Timestamp formats - The Good, The Bad and the Plain Ugly
In many security or network performance applications it is necessary to capture raw packets and store them on a storage device. Some applications, particularly in the finance sector, require accurate timestamps to be inserted in the packet before it is forwarded to the analytical tools. These timestamps typically have nano-second resolution and the usual way of inserting the timestamps within the packet is through the use of network packet brokers. Unfortunately, there are a wide range of packet broker manufacturers who each have different formats for their timestamps. Each format has unique advantages and disadvantages. In this blog I’ll cover four main timestamp structures. Each manufacturer will have their distinct flavors, but generally they fall into these four formats.
First let’s look at a generic structure of an IP packet:
This shows the L2 header – MAC source and destination addresses, a VLAN Tag (actually optional) and an Ethertype field. The IP header has fields for the IP packet – IP addresses, ports, and protocol etc. And finally a 4 octet error correction field at the end.
There are several locations and formats that can be used with timestamping, but lets look at the four most common.
Insert timestamp at the end of the payload. A typical packet timestamped in this way looks like the following
There has been a total of 14 octs added to the rear of the packet. This is made up of the actual timestamp (8 octets), two octets of optional information and a brand new FCS has been calculated. The old FCS has been retained so that any problems in the original FCS can be analyzed. Its usual to use 8 octets for the time stamp as this allows both unambiguous resolution of the date and time, and also gives nano second resolution. Its standard to use the first 4 octets to set the seconds since Unix Epoch and the second 4 octets as nanoseconds. Its also not unusual to have a couple of bytes as optional information. These may be used to indicate the source of the timestamp reference – eg. whether its NTP or PTP.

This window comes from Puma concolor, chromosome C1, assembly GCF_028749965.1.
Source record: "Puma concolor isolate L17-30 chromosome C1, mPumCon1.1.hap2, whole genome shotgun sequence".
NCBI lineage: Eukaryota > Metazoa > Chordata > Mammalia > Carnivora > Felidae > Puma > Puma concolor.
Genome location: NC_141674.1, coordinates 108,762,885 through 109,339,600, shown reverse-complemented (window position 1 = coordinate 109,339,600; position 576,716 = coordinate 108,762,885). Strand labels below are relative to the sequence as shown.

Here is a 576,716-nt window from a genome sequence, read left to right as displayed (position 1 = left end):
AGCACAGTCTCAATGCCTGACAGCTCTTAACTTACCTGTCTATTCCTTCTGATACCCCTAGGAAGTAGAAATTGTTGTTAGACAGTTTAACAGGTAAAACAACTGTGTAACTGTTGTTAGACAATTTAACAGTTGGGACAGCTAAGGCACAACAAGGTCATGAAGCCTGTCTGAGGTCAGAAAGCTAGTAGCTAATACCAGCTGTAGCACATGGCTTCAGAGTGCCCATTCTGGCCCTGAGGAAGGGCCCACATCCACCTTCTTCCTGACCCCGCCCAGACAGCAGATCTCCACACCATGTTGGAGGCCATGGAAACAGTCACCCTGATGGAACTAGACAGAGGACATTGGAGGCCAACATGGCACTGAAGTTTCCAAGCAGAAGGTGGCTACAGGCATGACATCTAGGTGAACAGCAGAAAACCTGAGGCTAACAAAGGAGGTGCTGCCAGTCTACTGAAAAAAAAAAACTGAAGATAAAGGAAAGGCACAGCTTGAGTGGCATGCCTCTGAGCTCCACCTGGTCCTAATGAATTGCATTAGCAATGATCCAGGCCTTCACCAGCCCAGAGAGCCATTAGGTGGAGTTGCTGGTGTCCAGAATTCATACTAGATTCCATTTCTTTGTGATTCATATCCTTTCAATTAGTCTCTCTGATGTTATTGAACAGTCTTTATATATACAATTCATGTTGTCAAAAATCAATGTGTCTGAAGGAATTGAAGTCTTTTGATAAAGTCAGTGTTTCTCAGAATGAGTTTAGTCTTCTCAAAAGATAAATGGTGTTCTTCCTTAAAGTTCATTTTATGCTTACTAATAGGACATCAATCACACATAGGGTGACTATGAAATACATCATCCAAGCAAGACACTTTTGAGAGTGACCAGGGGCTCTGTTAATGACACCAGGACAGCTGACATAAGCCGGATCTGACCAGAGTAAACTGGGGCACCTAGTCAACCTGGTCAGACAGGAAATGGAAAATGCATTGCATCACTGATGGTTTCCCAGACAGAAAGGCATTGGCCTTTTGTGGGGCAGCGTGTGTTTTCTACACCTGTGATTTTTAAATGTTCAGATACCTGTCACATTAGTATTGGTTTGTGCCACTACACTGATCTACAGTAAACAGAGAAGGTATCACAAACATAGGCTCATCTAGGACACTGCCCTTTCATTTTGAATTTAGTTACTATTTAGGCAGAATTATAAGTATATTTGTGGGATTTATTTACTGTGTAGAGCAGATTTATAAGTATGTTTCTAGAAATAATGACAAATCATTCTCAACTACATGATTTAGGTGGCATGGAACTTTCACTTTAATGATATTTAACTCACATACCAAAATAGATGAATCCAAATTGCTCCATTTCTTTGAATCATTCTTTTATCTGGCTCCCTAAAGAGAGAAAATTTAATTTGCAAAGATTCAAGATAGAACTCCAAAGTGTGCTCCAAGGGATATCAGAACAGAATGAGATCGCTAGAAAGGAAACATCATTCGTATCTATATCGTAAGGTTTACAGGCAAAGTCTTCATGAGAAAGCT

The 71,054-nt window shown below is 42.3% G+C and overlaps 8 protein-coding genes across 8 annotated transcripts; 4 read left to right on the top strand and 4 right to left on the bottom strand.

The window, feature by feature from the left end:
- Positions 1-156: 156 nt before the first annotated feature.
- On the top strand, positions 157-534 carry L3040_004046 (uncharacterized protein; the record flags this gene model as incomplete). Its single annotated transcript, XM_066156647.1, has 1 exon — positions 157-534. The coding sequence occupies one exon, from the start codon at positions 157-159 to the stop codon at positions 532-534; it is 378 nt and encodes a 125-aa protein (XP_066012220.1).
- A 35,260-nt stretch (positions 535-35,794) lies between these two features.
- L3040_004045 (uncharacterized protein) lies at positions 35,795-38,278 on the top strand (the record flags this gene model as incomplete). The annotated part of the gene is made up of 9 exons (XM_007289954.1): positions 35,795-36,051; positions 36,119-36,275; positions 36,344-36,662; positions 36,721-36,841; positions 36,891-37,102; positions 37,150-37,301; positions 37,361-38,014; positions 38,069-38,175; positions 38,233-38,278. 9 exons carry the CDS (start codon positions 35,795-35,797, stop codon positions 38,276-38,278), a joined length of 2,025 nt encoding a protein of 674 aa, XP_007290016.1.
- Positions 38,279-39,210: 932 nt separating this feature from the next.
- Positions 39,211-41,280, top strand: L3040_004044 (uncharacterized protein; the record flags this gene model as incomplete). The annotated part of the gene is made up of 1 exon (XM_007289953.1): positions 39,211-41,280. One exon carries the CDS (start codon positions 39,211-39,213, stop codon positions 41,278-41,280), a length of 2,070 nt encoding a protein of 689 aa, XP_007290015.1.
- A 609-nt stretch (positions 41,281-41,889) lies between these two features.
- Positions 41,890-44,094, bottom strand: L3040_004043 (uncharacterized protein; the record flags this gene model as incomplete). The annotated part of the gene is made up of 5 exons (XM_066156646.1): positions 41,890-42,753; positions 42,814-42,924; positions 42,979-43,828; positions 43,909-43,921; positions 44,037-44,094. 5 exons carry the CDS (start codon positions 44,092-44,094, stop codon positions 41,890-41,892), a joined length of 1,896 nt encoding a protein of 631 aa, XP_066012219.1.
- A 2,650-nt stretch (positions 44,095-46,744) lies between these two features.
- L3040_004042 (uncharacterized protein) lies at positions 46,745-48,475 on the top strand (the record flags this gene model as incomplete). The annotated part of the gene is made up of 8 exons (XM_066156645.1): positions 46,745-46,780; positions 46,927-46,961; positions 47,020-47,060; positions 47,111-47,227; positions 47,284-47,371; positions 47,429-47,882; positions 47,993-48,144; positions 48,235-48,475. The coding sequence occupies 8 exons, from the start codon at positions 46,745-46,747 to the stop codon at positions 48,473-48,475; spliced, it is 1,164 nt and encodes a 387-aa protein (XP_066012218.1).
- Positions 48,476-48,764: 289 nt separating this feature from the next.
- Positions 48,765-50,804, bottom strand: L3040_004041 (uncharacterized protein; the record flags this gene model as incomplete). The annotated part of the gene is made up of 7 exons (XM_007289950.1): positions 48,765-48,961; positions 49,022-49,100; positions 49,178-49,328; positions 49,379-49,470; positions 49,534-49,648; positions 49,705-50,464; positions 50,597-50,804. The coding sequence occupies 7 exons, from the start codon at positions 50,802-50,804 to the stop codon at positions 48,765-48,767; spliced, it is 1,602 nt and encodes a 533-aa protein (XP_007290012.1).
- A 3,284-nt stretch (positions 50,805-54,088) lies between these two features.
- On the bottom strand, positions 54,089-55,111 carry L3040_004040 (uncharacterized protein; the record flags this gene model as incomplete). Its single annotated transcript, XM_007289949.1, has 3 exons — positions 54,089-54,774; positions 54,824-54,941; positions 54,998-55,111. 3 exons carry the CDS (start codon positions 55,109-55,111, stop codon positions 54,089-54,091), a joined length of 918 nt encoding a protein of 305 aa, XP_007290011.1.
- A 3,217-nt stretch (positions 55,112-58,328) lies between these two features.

The big advantage of this format is that it does not ‘destroy’ the structure of the original packet. If some has written a parser to parse data within the data payload it will continue to work.
The disadvantage though is that the size of the packet has been increased. This impacts both storage capacity or if a congested network link is used between the packet broker and the analytics/storage tool there is a danger that packets could be dropped. Typical packet sizes used with financial trading applications are around 200 bytes. Adding a 14 byte timestamp at the end of the packet increases the size of such packets by 7% and allowance for this needs to be made in both storage capacity and tool bandwidths.
Insert the timestamp at the end of the payload, but use a time beacon to indicate UTC time seconds. In this approach the packet looks like the following